The second is determined local opposition. Campaigners in Lancashire celebrated last year when the local council rejected Cuadrilla’s fracking application, but were then told that the decision could be taken away from the local council by the Secretary of State. Councils had already been told to fast-track decisions on fracking or ministers will step in13 (as announced shortly after making it harder for wind farms to get planning permission).14 The consistent message from government has been that fracking is of such national importance that local concerns can be overridden.
Going Backwards – Coal
The government announced that coal power stations would be shut by 2025 (“if we’re confident that the shift to new gas can be achieved within these timescales.”)15 But in last year’s ‘capacity market auction’, handing out subsidies for electricity generation, a total of £139 million of subsidies were to be awarded to coal power stations in 2019, in addition to £176 million over the next 15 years to small-scale dirty diesel generators.16
Coal burning in the UK needs to stop, and so does opencast coal extraction. However there are currently applications for new or extended opencast coal mines in Wales and North East England. In 21st century Britain, local communities should not be having to mount a defence against these threats to the local and global environment.
Going Backwards on Sustainable Transport
It has been estimated that £30 billion of public money from various sources will be spent during 2015-2020 on roads. This spending is predominantly on large-scale new roads, widening motorways etc.17 In his 2016 budget, the Chancellor announced £75 million funding for research into a Trans-Pennine tunnel, a project which if it goes ahead would have a £6bn budget. Meanwhile local bus services are being slashed under the pressure of shrinking local authority budgets.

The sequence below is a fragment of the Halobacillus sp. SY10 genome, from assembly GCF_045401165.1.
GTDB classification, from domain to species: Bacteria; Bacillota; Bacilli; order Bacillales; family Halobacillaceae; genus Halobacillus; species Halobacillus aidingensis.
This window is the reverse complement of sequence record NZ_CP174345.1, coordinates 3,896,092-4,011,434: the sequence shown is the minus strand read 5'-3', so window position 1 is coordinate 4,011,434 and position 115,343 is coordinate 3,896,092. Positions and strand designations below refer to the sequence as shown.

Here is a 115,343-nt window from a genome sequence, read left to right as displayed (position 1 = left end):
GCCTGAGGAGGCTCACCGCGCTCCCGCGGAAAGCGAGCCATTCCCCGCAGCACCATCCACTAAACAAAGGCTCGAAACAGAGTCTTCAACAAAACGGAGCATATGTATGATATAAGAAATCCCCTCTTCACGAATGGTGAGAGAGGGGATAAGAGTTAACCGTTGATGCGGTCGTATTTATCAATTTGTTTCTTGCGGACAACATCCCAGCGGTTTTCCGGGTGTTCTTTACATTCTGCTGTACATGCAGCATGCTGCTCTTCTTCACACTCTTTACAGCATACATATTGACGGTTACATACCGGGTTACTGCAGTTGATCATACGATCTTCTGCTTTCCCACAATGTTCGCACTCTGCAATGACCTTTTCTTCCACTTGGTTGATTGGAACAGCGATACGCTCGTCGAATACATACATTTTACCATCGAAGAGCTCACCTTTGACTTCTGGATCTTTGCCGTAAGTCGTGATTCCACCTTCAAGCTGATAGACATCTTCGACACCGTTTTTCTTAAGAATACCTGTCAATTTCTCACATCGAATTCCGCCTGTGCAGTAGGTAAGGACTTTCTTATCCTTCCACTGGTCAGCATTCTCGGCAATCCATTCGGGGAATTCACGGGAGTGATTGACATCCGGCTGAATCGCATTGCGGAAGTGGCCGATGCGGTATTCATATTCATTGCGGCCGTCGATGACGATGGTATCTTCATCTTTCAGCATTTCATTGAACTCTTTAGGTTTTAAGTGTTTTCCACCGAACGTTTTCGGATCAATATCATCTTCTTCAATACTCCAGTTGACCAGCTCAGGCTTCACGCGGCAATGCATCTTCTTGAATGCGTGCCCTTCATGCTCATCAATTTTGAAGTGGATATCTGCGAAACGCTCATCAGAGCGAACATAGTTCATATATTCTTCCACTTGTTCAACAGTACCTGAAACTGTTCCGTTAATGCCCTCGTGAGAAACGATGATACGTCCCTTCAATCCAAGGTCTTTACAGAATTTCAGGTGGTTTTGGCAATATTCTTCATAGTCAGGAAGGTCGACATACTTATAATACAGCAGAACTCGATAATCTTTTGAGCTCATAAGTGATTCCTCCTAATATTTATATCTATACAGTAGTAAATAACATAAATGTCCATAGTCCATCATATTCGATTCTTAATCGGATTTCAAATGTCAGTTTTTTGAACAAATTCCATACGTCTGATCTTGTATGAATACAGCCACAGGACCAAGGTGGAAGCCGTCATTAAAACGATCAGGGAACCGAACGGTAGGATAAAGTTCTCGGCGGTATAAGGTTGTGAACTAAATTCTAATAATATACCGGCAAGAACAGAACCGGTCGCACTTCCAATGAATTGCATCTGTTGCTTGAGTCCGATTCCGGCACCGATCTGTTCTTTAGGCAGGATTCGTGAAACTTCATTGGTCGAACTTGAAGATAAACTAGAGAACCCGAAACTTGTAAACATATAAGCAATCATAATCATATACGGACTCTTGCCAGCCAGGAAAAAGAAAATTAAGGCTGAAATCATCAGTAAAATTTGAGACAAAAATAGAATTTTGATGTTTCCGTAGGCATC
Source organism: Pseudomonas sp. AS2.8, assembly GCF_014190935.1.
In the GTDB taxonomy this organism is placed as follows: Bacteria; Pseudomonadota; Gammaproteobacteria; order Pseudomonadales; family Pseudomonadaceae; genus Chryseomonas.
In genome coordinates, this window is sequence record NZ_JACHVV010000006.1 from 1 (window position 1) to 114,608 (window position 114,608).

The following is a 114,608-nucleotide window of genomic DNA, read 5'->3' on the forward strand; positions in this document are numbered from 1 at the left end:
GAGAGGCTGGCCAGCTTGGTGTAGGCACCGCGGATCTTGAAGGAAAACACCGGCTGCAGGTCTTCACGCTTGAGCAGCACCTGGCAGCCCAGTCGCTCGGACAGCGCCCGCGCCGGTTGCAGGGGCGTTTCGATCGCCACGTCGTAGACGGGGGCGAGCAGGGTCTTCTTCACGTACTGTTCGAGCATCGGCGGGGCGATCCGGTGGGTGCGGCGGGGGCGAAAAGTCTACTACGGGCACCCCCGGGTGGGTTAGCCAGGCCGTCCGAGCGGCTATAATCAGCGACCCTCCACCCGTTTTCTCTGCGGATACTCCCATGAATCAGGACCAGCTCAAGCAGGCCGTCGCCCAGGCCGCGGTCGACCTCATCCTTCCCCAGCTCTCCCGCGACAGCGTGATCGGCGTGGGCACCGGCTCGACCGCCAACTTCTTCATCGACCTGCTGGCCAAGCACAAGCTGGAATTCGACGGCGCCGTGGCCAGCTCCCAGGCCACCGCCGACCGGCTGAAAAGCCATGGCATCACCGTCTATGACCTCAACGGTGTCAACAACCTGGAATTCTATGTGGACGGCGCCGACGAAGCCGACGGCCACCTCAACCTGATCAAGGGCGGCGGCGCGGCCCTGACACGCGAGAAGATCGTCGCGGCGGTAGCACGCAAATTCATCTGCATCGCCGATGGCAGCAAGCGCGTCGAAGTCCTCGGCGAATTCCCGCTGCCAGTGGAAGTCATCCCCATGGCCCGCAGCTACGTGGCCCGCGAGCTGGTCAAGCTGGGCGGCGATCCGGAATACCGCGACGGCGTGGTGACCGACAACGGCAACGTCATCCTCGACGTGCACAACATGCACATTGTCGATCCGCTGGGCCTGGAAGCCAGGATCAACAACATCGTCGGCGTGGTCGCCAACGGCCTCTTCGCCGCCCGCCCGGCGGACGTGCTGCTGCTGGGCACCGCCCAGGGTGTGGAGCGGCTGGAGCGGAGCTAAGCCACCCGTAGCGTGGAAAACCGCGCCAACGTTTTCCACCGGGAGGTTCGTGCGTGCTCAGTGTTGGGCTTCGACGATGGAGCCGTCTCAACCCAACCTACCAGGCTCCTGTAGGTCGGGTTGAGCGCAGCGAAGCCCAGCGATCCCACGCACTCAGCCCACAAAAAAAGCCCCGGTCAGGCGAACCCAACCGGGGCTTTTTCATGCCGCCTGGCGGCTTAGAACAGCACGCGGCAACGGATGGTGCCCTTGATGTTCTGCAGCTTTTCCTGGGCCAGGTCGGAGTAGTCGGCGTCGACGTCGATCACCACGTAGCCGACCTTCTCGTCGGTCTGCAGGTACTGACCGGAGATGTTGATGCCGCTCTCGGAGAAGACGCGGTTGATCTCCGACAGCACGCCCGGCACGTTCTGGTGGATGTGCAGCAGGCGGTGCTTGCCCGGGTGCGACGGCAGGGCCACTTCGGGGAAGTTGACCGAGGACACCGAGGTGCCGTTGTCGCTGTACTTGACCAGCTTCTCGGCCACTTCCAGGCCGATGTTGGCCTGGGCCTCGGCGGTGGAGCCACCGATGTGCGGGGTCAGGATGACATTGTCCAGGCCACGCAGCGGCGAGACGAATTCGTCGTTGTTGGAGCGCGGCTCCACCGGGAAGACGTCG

Fuel duty has now been frozen for six years. And in July 2015 Vehicle Excise Duty was reshaped to remove incentives to buy less polluting cars. After the first year, rates for new vehicles would be set at a standard rate unless their CO2 emissions were zero. So owners of efficient vehicles get a tax rise, owners of the most polluting cars get a big tax cut, and to round it off, the income will be ring-fenced for spending on roads.
Going Backwards on aviation expansion
The lack of concern for carbon emissions is shown most dramatically in Cameron’s own personal U-turn on a third runway at Heathrow – emitting more than the whole of Kenya, this would make it impossible for the UK to meet its legally binding climate targets, even if a coherent carbon-cutting policy was adopted for the rest of the economy.18
Going Backwards – One Step Forwards, Two Steps Back?
To avoid being accused of caricature or unfairness, it should be said that not every decision made by the government in the past year has been relentlessly negative for the climate. However, overall these decisions have taken us in the wrong direction. And the way decisions have been taken has seemed almost designed to undermine the confidence of potential investors in clean energy or energy efficiency. Drastic changes have been made at short notice with no forewarning or consultation; existing schemes scrapped with a vague promise of replacing them at some point in the future; and despite ambitious long-term targets, there is a lack of clarity on how the UK will meet them.
Going Forwards on Climate Change
Looking globally, there is a huge shift underway to clean energy. But it’s not happening fast enough. The only thing that can get us on the right track in the UK is huge public pressure. We are building a mass movement and it needs participation from people from all walks of life. There is an urgent need for both inspiring direct actions and millions of conversations on climate change among ordinary people – breaking the silence and bringing the message to politicians that we will not accept any more backtracking on climate change.